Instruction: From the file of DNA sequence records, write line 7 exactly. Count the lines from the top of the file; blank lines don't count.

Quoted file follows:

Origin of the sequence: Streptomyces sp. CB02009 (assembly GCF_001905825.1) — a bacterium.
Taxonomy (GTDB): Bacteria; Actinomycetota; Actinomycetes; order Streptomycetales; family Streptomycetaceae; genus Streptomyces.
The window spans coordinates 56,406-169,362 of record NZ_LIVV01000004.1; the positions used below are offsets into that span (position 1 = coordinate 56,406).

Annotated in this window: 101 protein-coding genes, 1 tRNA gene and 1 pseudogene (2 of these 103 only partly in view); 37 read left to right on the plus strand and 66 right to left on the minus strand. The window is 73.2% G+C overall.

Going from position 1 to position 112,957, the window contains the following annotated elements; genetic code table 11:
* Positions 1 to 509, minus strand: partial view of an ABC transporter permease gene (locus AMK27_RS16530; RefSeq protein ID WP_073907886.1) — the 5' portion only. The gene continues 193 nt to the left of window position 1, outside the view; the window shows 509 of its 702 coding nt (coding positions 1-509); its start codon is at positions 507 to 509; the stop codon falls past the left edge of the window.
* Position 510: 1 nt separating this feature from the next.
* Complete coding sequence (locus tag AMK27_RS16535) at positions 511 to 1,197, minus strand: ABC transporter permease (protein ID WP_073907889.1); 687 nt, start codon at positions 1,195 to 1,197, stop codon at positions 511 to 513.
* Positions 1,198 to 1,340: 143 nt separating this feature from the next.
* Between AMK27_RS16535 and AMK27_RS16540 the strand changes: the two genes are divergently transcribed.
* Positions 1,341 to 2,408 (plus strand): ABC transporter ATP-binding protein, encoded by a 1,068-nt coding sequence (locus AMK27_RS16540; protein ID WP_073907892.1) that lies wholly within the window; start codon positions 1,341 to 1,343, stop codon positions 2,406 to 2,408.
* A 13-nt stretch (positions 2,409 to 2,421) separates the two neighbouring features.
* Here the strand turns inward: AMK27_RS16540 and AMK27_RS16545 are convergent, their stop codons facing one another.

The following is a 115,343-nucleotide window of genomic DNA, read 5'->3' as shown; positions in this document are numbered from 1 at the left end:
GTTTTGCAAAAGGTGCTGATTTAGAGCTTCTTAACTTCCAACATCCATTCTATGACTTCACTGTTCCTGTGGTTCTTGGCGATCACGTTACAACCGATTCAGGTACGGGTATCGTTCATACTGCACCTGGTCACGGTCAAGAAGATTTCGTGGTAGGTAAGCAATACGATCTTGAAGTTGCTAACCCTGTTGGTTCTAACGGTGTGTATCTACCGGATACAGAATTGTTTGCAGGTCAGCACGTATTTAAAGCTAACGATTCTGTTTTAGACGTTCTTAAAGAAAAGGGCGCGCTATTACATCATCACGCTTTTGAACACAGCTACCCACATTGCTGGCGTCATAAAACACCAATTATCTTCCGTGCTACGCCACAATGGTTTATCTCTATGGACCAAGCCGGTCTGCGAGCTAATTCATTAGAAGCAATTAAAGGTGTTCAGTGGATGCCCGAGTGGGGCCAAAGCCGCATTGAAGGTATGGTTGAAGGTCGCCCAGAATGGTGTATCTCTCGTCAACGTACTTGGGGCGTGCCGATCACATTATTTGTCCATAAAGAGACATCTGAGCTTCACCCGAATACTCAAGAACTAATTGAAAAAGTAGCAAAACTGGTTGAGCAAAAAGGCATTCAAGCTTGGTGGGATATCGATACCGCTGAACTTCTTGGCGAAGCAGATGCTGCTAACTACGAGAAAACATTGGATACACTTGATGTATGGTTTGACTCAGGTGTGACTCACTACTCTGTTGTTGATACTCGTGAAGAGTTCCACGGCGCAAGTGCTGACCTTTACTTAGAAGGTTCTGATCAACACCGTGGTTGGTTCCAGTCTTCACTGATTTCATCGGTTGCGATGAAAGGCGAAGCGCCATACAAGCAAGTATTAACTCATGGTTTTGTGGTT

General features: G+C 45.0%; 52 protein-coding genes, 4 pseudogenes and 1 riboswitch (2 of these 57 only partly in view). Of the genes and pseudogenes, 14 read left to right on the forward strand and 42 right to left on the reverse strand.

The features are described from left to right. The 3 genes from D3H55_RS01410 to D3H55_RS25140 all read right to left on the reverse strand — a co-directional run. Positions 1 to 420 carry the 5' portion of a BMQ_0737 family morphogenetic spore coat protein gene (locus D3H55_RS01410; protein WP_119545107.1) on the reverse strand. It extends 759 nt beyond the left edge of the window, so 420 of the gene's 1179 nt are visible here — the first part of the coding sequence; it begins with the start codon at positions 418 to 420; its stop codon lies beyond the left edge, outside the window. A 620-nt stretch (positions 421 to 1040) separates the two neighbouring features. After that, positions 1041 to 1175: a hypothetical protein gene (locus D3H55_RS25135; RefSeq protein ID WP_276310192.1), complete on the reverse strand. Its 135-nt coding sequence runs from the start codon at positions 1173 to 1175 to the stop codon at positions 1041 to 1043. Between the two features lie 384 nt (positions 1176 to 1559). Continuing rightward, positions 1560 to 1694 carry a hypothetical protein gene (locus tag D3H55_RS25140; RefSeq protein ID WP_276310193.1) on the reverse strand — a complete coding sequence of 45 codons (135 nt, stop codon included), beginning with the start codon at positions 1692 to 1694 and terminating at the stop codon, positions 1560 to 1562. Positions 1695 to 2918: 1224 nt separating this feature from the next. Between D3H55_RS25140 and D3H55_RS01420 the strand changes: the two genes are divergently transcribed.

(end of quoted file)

* Position 510: 1 nt separating this feature from the next.